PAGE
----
Tough ex-cop needed help collaring health insurance

Claudia Gordon, 59, retired from the Philadelphia Police Department in 2006. She wanted a plan similar to the one she had with the city, a Preferred Provider Organization.
Claudia Gordon, 59, retired from the Philadelphia Police Department in 2006. She wanted a plan similar to the one she had with the city, a Preferred Provider Organization.
Posted: June 29, 2014

Claudia Gordon spent 14 years chasing down bad boys as a Philadelphia policewoman. As a woman officer, Gordon occasionally ran into a perp who was thinking, "Whatcha gonna do?"

Bad move, bad boy.

"They think women are weak," said Gordon, 59, who retired in 2006. "But we're not as weak as they think."

On the street, there was no intimidating Gordon. But buying health insurance on the Affordable Care Act marketplace - well, that rattled her. Like so many others who tried to buy health insurance on healthcare.gov last fall, Gordon had to make a couple of attempts to finally get her plan, and only then with the help of a navigator.

But today she couldn't be happier.

"I would tell anyone who would listen to me to check out the Affordable Care Act," she said.

Gordon's first try with the ACA marketplace was in October. With her city health insurance coverage ending on Dec. 31 and having some health issues, Gordon needed to find a plan. She knew about the ACA but wasn't sure how it worked.

So she called her daughter, Latanya Ivey, a teacher living in California, who instructed Gordon to log on to the website to see what plans were available.

Good advice, especially if you lived in California, where the state-run marketplace was humming along.

But in Pennsylvania, as in other states using the federally operated exchange, the fall had turned into a season of frozen screens and vanishing patience.

Nevertheless, Gordon followed her daughter's advice and typed in the healthcare.gov address. Sure enough, her computer "froze up."

"I was spooked by it," she said. "I just shut my computer down."

Ivey persuaded Gordon to try again. She got through and was able to find a plan similar to the one she had with the city, a Preferred Provider Organization (PPO).

"I saw the plan, and it would cost me $800 a month," she said.

Paying that kind of monthly premium would pretty much leave Gordon with little for anything else. She decided to go uninsured.

She called her daughter to give her the news.

"She said, 'Mom, it's not like that,' " Gordon said. The monthly premium "depends on your income."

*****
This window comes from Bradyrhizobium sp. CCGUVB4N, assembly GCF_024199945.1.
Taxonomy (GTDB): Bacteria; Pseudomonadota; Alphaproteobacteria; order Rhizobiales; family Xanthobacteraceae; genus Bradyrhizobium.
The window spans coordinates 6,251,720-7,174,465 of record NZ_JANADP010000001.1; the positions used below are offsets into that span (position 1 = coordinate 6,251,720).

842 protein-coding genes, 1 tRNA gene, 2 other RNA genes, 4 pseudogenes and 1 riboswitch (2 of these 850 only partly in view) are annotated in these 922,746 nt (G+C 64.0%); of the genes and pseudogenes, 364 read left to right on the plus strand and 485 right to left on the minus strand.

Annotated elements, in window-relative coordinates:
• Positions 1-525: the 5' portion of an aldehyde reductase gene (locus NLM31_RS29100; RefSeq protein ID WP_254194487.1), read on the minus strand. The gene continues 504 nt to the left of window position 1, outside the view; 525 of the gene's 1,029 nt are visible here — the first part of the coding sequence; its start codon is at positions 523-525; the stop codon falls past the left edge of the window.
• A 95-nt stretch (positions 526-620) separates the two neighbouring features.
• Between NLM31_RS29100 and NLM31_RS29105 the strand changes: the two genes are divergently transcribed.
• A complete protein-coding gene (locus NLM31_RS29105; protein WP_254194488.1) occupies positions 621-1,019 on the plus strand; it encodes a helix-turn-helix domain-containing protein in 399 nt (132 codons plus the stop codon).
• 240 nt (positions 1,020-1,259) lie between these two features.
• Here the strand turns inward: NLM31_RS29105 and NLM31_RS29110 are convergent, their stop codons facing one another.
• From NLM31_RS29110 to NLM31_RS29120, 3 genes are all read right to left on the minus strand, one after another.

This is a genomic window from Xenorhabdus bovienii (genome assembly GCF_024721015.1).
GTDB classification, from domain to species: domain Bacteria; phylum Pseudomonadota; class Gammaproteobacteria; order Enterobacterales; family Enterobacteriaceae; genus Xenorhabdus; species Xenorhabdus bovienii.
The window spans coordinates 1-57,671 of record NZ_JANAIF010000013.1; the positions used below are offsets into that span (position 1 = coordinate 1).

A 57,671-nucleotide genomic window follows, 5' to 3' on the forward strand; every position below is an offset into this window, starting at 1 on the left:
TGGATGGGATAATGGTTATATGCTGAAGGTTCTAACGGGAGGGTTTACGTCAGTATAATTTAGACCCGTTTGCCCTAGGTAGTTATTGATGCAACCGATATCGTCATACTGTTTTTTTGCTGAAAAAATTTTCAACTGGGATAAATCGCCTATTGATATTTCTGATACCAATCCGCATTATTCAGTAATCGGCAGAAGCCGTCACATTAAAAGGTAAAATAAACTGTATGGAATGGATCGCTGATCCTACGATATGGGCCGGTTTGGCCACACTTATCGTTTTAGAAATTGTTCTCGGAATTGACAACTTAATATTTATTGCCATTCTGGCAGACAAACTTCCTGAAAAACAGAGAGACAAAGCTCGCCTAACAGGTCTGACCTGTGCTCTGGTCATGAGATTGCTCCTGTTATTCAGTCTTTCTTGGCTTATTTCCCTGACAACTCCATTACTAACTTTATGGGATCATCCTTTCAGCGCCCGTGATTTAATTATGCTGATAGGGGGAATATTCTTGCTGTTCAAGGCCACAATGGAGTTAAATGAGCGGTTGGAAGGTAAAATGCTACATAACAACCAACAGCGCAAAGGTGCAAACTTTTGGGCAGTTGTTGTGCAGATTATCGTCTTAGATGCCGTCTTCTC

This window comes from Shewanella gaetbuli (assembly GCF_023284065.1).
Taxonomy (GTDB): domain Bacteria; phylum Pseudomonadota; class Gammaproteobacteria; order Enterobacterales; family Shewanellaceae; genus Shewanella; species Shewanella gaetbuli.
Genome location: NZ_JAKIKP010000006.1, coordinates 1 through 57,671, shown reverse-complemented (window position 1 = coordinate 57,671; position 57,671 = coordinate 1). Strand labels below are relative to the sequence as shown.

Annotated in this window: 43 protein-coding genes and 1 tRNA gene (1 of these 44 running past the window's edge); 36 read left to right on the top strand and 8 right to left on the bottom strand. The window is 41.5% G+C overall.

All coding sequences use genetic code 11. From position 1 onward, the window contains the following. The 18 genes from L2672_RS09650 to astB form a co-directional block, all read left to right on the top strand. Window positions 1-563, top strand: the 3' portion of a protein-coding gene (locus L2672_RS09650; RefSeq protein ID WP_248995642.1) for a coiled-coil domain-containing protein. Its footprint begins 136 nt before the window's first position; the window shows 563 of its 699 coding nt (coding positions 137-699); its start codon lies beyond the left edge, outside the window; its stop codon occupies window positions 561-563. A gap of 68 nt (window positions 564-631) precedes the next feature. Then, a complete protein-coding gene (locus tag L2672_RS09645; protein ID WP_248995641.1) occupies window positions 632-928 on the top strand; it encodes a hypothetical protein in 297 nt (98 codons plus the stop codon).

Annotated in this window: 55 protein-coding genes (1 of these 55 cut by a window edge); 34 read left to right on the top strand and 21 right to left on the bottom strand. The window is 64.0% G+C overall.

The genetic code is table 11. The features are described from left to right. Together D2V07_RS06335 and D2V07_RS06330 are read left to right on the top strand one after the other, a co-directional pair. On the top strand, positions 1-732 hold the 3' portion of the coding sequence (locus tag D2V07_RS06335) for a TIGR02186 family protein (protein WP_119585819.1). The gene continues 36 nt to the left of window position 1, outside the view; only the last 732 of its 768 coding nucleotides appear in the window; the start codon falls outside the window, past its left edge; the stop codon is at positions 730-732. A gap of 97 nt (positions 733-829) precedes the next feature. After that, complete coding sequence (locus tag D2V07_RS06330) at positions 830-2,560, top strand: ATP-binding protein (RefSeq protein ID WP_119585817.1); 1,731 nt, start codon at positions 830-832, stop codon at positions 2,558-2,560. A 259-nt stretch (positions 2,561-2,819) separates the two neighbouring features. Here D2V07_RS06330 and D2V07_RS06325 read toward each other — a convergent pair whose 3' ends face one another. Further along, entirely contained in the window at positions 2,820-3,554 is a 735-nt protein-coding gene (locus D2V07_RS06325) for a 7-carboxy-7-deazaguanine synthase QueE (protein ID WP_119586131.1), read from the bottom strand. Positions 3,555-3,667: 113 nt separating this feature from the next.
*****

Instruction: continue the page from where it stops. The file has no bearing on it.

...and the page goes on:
Gordon's daughter told her to contact a navigator to help with the application process. A skilled, impartial navigator can help people understand their health insurance options, including eligibility for tax-credit subsides that can greatly reduce monthly premiums.

Gordon vetoed the suggestion. She didn't want a stranger knowing her business. So Ivey went all Nike on her mother, ordering her to "just do it."

On December 6, Gordon walked into the Campaign for Working Families office at 12th and Chestnut Streets. The organization was working with navigators and certified application counselors from several groups.

The navigator was friendly, but Gordon was still nervous and certain that she would walk out the way she came in - without insurance. Gordon didn't want a Health Maintenance Organization (HMO) plan because "I didn't want to deal with referrals and all that stuff." It was a PPO policy or nothing for her.

They looked at Independence Blue Cross' silver-tier PPO plan and did some calculation. Gordon was dumbfounded when the navigator said that her monthly premium would be $135.

"I was amazed," she said. "So I signed on."

Her new plan comes with a $250 deductible - under the city plan there was no deductible - and a co-pay for doctor's visits. Gordon doesn't think her plan's $2,250 maximum annual out-of-pocket cost is worrisome based on her current situation. She also bought a standalone dental plan.

Gordon worried when January rolled around and a bill from Independence for her monthly premium didn't arrive.

The customer-service representative reassured her that she was covered and would get a bill in February. It came as promised and she has been paying monthly ever since.

In April, Gordon used her new health insurance for the first time when she visited her primary care physician. She was astonished that her share of the bill for lab work was $5.

"I got the bill and looked at it and looked at it and said, 'This can't be right,' " she said. "I said, 'I hope this isn't an oversight.' "

Now that she understands how the ACA works, when friends ask her about buying insurance on the marketplace she simply tells them, "Try it. You'll like it."


This article was done in partnership with Kaiser Health News, an editorially independent program of the Kaiser Family Foundation.

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